ST. LOUIS (AP) — At a time most years when farmers would be in full swing of planting corn, Stanley Blunier and most other growers near his central Illinois farm still hadn't begun the annual ritual on Tuesday because fields simply are too wet or too cold to be receptive to fragile seeds.
It's a scenario playing out across much of the nation's corn belt, where efforts by farmers to get their crops in the ground still are sputtering — similar to last year, when one of the wettest springs on record got farmers in many states off to the slowest start in decades.
The U.S. Department of Agriculture says just 6 percent of this year's corn crop is in the ground, down from the average of 14 percent over the previous five years at this time. A year ago, with planting conditions as awful as they were, only 4 percent of the seeding was complete.
The struggles now are especially pronounced in key grain states. Illinois has just 5 percent of the crop planted, less than one-fourth of last year's pace and a sliver of the progress in 2012, when more than half of the state's corn already was planted by this time.
Iowa — the nation's corn-growing king — has sown just 2 percent of its fields, lagging from 11 percent last year. Nebraska is at 4 percent.
While Kansas has one-fifth of its corn crop planted and Missouri about one-quarter as two bright spots amid this year's slow launch, Blunier busies himself by applying herbicide and fertilizer on what portions of his 650 acres of Livingston County corn fields are not too muddy to handle his big machines.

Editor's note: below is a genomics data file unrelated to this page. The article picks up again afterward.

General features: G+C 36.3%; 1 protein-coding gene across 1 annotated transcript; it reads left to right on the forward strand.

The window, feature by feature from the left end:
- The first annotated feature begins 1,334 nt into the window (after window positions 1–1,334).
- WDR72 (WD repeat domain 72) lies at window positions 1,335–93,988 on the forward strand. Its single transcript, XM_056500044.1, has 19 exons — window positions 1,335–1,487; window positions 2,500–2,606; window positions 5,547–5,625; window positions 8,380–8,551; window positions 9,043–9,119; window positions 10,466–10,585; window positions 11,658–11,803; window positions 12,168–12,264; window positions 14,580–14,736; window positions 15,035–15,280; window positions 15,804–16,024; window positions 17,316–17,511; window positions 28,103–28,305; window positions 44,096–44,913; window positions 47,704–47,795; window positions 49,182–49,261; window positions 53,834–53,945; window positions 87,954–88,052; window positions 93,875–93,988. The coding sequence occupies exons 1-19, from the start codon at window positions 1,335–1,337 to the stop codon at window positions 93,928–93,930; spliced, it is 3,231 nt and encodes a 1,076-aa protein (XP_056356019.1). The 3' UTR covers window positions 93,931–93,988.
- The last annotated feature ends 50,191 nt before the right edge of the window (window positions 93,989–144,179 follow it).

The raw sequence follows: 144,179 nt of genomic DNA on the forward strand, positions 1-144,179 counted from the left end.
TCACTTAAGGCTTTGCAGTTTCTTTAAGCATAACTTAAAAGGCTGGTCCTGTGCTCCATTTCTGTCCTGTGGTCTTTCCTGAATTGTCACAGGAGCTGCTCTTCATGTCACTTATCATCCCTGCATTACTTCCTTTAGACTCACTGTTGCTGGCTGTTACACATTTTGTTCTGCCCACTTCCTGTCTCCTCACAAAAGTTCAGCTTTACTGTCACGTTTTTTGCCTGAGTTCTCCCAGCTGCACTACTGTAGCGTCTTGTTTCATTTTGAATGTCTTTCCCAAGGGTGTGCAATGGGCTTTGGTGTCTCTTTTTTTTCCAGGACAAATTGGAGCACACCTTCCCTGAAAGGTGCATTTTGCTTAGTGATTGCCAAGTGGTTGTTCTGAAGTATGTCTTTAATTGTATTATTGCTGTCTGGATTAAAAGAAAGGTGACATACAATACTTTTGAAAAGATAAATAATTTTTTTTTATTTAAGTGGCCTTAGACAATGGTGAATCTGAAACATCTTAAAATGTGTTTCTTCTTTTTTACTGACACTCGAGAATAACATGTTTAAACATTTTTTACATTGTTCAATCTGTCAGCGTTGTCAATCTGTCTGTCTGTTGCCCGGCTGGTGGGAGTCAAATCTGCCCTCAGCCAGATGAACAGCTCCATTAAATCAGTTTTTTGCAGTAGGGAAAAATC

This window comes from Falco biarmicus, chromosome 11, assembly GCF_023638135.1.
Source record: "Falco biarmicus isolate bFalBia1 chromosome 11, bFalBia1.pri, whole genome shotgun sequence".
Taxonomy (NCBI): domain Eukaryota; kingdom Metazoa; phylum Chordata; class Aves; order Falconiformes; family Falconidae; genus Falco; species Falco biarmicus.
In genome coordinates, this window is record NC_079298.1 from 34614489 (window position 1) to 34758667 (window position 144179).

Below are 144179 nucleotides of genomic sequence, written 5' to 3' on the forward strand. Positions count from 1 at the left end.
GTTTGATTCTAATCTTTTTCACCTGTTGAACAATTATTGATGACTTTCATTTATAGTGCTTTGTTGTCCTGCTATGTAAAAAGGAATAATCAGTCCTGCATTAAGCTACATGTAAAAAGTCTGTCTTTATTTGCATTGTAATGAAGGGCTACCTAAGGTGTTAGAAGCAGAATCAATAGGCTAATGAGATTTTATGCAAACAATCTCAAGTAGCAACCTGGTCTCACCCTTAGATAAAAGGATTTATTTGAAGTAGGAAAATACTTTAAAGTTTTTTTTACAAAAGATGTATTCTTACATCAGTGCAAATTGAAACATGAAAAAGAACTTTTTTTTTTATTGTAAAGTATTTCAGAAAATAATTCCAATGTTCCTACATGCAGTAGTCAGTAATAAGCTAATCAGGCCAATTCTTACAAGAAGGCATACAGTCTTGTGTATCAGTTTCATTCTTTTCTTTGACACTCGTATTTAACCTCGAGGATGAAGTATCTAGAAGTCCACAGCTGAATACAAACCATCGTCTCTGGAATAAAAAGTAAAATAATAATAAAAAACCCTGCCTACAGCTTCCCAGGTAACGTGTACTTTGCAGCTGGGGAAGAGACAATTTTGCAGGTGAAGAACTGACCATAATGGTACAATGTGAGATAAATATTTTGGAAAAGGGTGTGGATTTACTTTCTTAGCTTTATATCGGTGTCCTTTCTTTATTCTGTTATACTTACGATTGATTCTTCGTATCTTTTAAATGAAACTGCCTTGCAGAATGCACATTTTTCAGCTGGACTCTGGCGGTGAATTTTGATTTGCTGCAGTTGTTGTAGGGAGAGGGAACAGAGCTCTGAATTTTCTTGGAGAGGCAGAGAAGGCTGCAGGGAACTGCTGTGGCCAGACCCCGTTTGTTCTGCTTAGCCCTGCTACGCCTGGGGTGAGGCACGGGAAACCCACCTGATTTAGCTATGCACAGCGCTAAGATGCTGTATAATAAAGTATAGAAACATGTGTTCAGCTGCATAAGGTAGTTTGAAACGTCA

"There are a few guys out nosing around in their fields, planting, but there's nothing very serious yet here," said Blunier, 62. "I'd be lying if I didn't say I'd like to be planting, and if everyone could do what they wanted we'd all be doing it."
"I don't know if I'd say this is discouraging. I'm a farmer and know we're at the mercy of the weather, so we deal with whatever the good Lord gives us," he added. "It'll turn around eventually, and when it does a lot of corn will be put in the ground in a hurry."
Many Midwest farmers won't be catching a break. Severe weather — packing anything from possible tornados to hail and drenching rains — was forecast from much of the nation's midsection beginning Wednesday.
Still, Blunier figures he can be patient, partly because he has no other choice: Hustling his machines onto soggy fields to race a crop into the ground could compact the soil, foiling the seeds' effective sprouting and ultimately costing him yield.
The USDA says corn sowing traditionally hits its stride between now and May 23. And today's bigger, more efficient planting machines can make up for lost time — something reflected last year in Illinois, when more than 40 percent of the state's corn crop got planted in just one week in mid-May.
And the agency notes that even with last year's frustratingly slow start to planting, U.S. farmers still reaped a record 13.9 billion bushels of corn and the third-biggest soybean crop on record.